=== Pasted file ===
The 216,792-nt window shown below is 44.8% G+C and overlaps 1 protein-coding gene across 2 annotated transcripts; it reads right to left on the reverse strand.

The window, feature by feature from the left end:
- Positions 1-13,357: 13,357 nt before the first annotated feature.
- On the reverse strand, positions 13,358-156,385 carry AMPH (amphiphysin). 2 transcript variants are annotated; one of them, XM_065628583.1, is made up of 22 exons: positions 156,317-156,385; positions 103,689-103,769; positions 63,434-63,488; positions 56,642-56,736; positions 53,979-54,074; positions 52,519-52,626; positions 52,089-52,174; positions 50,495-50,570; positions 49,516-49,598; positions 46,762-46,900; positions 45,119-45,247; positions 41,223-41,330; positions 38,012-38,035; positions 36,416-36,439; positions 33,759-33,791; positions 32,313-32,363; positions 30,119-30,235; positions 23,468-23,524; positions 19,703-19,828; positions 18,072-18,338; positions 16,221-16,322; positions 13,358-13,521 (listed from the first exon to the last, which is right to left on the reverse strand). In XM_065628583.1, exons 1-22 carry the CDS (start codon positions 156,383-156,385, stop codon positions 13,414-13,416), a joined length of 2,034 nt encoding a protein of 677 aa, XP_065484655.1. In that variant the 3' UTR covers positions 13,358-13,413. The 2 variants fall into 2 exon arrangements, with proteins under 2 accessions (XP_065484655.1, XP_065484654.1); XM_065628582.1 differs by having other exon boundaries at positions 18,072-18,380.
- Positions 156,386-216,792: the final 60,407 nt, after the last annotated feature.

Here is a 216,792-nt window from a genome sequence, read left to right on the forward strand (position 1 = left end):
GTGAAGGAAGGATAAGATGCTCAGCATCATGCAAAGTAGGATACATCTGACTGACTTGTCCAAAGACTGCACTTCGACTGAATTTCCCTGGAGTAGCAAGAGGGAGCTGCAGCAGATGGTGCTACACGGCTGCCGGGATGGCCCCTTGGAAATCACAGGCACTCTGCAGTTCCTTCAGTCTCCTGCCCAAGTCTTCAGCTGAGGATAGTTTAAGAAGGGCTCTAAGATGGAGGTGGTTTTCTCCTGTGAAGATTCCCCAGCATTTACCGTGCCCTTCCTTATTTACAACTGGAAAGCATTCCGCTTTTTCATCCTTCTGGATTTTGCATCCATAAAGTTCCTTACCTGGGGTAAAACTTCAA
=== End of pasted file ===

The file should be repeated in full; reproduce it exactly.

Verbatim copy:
The 216,792-nt window shown below is 44.8% G+C and overlaps 1 protein-coding gene across 2 annotated transcripts; it reads right to left on the reverse strand.

The window, feature by feature from the left end:
- Positions 1-13,357: 13,357 nt before the first annotated feature.
- On the reverse strand, positions 13,358-156,385 carry AMPH (amphiphysin). 2 transcript variants are annotated; one of them, XM_065628583.1, is made up of 22 exons: positions 156,317-156,385; positions 103,689-103,769; positions 63,434-63,488; positions 56,642-56,736; positions 53,979-54,074; positions 52,519-52,626; positions 52,089-52,174; positions 50,495-50,570; positions 49,516-49,598; positions 46,762-46,900; positions 45,119-45,247; positions 41,223-41,330; positions 38,012-38,035; positions 36,416-36,439; positions 33,759-33,791; positions 32,313-32,363; positions 30,119-30,235; positions 23,468-23,524; positions 19,703-19,828; positions 18,072-18,338; positions 16,221-16,322; positions 13,358-13,521 (listed from the first exon to the last, which is right to left on the reverse strand). In XM_065628583.1, exons 1-22 carry the CDS (start codon positions 156,383-156,385, stop codon positions 13,414-13,416), a joined length of 2,034 nt encoding a protein of 677 aa, XP_065484655.1. In that variant the 3' UTR covers positions 13,358-13,413. The 2 variants fall into 2 exon arrangements, with proteins under 2 accessions (XP_065484655.1, XP_065484654.1); XM_065628582.1 differs by having other exon boundaries at positions 18,072-18,380.
- Positions 156,386-216,792: the final 60,407 nt, after the last annotated feature.

Here is a 216,792-nt window from a genome sequence, read left to right on the forward strand (position 1 = left end):
GTGAAGGAAGGATAAGATGCTCAGCATCATGCAAAGTAGGATACATCTGACTGACTTGTCCAAAGACTGCACTTCGACTGAATTTCCCTGGAGTAGCAAGAGGGAGCTGCAGCAGATGGTGCTACACGGCTGCCGGGATGGCCCCTTGGAAATCACAGGCACTCTGCAGTTCCTTCAGTCTCCTGCCCAAGTCTTCAGCTGAGGATAGTTTAAGAAGGGCTCTAAGATGGAGGTGGTTTTCTCCTGTGAAGATTCCCCAGCATTTACCGTGCCCTTCCTTATTTACAACTGGAAAGCATTCCGCTTTTTCATCCTTCTGGATTTTGCATCCATAAAGTTCCTTACCTGGGGTAAAACTTCAA